Enzo expresses his world view through a series of observations:
-“The visible becomes inevitable."
-"Understanding the truth is simple. Allowing oneself to experience it, is often terrifically difficult."
-"No race has ever been won in the first corner; many races have been lost there."
-“Hands are the windows to a man’s soul.”
His reflections seem almost human and that is what endears the reader to him. But a dog’s abstract musings may be more than wishful thinking. A 2008 National Geographic article ("Minds of Their Own," March 2008) reports on experiments that demonstrate the minds of animals may be more sophisticated than we thought.
“Certain skills are considered key signs of higher mental abilities: good memory, a grasp of grammar and symbols, self-awareness, understanding others' motives, imitating others, and being creative,” writes author Virginia Morell. “Bit by bit, in ingenious experiments, researchers have documented these talents in other species, gradually chipping away at what we thought made human beings distinctive while offering a glimpse of where our own abilities came from.”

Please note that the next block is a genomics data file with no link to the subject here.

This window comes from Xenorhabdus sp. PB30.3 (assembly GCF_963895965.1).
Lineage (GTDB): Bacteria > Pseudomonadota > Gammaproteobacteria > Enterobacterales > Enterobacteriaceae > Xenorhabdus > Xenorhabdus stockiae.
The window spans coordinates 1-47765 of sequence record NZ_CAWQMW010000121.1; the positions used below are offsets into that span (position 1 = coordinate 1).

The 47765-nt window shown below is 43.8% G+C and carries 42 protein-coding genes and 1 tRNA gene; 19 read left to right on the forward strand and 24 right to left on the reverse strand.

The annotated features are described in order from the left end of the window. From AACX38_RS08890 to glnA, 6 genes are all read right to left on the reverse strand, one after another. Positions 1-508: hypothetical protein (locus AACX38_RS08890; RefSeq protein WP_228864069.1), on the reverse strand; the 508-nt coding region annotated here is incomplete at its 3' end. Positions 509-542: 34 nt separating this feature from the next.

For example, in 2001 a dog named Rico appeared on a German TV show. He knew the names of about 200 toys and could acquire the names of new ones easily.
That’s certainly not quite comparable to Enzo’s thoughts and emotions, but who knows? Maybe the canine hero of The Art of Racing in the Rain isn’t such a rare creature, after all.